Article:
Neil Simone’s art is both extremely complex, and extremely accessible. Not only are his natural landscapes light, aesthetically pleasing and clear, but each one is imbued with meaning.
Gently curved trees enclose a secret garden; painted sand pours from a painted canvas onto a painted gallery floor; a wintry stream flows into the fold in a white cloth; windows look inwards to an outside space; seascapes seem folded and cut like paper, the corners lifted to reveal white nothingness beneath.
Many use trompe l’oeil techniques, with frames, easels, glass, and torn, cut or folded canvas being used to destabilise the medium itself.
They are dreamscapes, created in the artist’s mind and not necessarily representing real places – although hints of the purples and greys of the Scottish highlands and the bluish tints of the Lake District flavour some scenes.
But this is a sky which bleeds into curtains and windows, and these are lakes which pour over frames, through rooms. Looking at each painting in turn, the frames of different sizes seem to open upon mysterious worlds layered upon each other, as the viewer peers in like Alice in Wonderland at impossible places beyond.
It’s superficially attractive to try to detect specific influences, or to try to categorise Simone’s practice into an artistic school or movement. Magic realism comes the closest: there is much of Dali’s crystal clarity, and some thematic resemblance to Magritte’s ‘The Human Condition’ and ‘The Key to the Fields’, part of a series where that artist played with notions of windows and fictive canvases.
Simone, however, develops and deepens that trope throughout his oeuvre. He says, “I paint about the nature of painting. That is what interests me.” The paintings are explorations of surface and nature, windows into different seasons, rooms merging into forests, places and dimensions spilling into each other, the self-consciously two-dimensional medium of paint disturbing and undoing the illusory solidity of three-dimensional reality.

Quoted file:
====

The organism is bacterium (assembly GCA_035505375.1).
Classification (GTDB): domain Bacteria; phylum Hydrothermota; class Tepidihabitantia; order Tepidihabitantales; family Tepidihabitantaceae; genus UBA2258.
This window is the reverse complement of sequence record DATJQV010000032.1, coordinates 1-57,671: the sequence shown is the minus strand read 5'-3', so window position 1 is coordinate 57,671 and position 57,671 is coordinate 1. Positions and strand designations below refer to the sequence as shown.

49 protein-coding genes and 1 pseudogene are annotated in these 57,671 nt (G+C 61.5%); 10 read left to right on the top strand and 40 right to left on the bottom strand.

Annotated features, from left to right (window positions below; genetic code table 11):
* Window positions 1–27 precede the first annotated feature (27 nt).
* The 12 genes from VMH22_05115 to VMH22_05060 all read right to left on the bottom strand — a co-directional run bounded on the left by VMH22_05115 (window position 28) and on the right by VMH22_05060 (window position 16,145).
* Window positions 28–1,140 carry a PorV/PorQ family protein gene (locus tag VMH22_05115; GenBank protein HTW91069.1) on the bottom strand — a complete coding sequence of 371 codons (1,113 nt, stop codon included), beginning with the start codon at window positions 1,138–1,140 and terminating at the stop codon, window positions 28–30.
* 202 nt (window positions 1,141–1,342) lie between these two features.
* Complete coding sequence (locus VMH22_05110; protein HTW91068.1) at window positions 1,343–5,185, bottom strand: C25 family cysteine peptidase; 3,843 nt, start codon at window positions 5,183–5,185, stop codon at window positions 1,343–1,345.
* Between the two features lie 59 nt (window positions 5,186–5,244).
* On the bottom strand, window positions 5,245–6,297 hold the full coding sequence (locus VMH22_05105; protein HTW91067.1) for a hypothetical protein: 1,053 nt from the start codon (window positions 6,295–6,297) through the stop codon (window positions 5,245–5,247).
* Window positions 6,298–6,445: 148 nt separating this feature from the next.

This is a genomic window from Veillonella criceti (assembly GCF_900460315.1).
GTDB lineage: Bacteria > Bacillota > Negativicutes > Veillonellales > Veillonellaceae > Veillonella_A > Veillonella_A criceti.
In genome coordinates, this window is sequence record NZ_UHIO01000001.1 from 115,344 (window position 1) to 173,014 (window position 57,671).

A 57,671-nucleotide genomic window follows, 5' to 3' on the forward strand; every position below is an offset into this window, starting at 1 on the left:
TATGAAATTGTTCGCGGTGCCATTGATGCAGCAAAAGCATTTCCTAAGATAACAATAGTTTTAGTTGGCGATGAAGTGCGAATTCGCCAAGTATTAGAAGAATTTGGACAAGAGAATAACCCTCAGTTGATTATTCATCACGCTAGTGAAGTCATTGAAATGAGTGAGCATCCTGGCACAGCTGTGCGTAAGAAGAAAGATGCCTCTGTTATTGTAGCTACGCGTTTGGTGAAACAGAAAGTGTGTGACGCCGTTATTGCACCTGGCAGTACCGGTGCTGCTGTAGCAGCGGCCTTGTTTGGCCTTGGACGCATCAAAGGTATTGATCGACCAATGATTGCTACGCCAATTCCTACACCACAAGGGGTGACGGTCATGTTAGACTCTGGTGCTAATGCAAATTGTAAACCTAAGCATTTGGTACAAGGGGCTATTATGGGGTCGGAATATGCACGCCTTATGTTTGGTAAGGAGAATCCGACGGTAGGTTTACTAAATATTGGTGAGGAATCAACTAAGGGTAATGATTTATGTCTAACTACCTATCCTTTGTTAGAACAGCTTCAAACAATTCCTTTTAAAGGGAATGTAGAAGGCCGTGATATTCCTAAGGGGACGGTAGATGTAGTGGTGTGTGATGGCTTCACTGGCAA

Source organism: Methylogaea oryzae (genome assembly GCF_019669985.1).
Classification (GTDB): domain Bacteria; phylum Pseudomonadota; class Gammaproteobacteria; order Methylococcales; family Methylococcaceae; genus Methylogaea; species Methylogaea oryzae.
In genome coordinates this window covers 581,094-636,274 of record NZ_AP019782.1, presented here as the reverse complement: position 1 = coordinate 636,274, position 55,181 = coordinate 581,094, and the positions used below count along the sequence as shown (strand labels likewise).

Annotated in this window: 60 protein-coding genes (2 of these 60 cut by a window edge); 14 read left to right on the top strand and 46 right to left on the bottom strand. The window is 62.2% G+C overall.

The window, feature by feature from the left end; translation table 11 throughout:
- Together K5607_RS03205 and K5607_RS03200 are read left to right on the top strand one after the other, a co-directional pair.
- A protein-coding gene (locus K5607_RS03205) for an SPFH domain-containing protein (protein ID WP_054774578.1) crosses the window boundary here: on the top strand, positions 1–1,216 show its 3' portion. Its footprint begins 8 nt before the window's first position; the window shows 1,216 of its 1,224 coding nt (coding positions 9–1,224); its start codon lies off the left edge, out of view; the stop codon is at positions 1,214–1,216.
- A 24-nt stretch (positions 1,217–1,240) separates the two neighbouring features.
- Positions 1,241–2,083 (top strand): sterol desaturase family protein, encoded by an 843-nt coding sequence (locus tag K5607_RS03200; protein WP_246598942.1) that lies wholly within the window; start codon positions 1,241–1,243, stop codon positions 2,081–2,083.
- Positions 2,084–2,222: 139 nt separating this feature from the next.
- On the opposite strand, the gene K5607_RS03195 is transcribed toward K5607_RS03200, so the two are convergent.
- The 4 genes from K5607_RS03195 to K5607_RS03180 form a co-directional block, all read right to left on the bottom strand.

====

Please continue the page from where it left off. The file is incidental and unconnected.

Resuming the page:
The exploration is really one of creativity itself, not just of painting. It is a stepping back from the creative act and a disjointed narrative of representation, a journey just as easily readable by a writer, sculptor, poet or composer as well as a painter.
Neil Simone explains, “I paint for myself. From the day I started doing that, instead of painting for other people, my life was transformed.” There is something rather extraordinary and wonderful about the way this artist articulates and deconstructs his own perception of the process of visual representation, and the extent to which this exhibition offers an insight into that process for the viewer.
The exhibition in Otley also includes paintings by Heather Simone, whose signature style comprises strikingly vivid and contrasted flowers and fruit – such as close-ups of stunning mauve aquilega and rich golden lilies against a contrasting black background.
The husband and wife painters complement each other’s styles and use each other as creative sounding boards, and the resulting contrast in their work is interesting, with Neil exploring the abstracted nature of reality and representation while Heather’s paintings luxuriate in the strong and assertive beauty of the forms and colours of natural objects.
Art review originally published on DigYorkshire in October 2013.